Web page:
The Dig (AU - PG/UK - 12A/US - PG-13)

In a Word: Illuminating

The Dig

Carey Mulligan stars as Edith Pretty and Ralph Fiennes as Basil Brown in 'The Dig'. PICTURE: Larry Horricks/Netflix © 2021

The discovery of a 7th century Anglo Saxon burial at Sutton Hoo in Suffolk, England, was one of the most remarkable archaeological finds of the 20th century. The excavation unearthed unparalled treasures, many of which - including a spectacular helmet - are now housed in the British Museum.

The Dig, streaming on Netflix, tells the story of how it came about with an emphasis on the overlooked hero of the story - amateur "excavator" Basil Brown (played here by Ralph Fiennes). Brown was hired by widowed landowner Edith Pretty (Carey Mulligan) to excavate a series of mysterious mounds on her land.

"The charm of this film lies in the emotional power of the story and the fine work of its cast...And, the fact that this is, after all, based on a true story."

Brown duly sets about the task but after he finds the imprint of a 27 metre long ship - which turns out to be part of a 7th century Anglo-Saxon burial - news spreads and eventually reaches the Office of Public Works who puts Cambridge archaeologist Charles Phillips (Ken Stott) on the job (and in charge).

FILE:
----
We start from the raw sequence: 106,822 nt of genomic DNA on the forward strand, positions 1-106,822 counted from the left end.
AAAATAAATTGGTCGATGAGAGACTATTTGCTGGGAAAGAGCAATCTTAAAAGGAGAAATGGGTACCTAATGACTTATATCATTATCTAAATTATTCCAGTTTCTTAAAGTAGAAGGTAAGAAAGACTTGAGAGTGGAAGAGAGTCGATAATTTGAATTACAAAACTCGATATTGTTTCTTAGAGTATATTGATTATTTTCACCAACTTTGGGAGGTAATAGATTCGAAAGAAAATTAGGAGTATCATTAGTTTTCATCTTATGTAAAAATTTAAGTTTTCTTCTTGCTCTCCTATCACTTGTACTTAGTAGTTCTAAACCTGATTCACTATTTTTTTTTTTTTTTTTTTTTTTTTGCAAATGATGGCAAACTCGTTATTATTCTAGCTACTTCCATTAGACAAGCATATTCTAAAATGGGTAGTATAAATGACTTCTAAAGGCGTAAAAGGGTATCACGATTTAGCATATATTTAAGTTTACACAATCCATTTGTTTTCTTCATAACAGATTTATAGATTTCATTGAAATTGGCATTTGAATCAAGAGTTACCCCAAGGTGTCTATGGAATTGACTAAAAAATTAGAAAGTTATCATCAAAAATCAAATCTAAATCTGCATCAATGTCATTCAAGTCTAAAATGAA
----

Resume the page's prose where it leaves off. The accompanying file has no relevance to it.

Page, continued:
Brown is pushed aside as Phillips and his new team, including Peggy Piggott (Lily James), move in and, despite Edith Pretty's efforts, he is forced to watch from the sidelines as the dig continues.

Australian director Simon Stone keeps the pace slow - although the looming conflict (the film is set in the late 1930s, just as World War II is breaking out) and the interlacing of the main narrative with that of a love affair involving one of Phillips' team,  who herself makes a remarkable archaeological find, add elements of tension. Raiders of the Lost Ark this isn't.

The charm of this film, which is based on a 2007 novel by John Preston, lies in the emotional power of the story and the fine work of its cast, from the understated persona of Fiennes brings to his portrayal of Brown to the quiet sadness of Mulligan's Pretty (controversy over the choice of Mulligan to play someone 20 years older than her aside) and the brusque self-importance of Stott's Phillips. And, the fact that this is, after all, based on a true story.

The Dig conveys a deep sense of the importance of the past and the thrill such a discovery brings. But it's also about ensuring that the work of one humble man in bringing such treasures to light is not forgotten.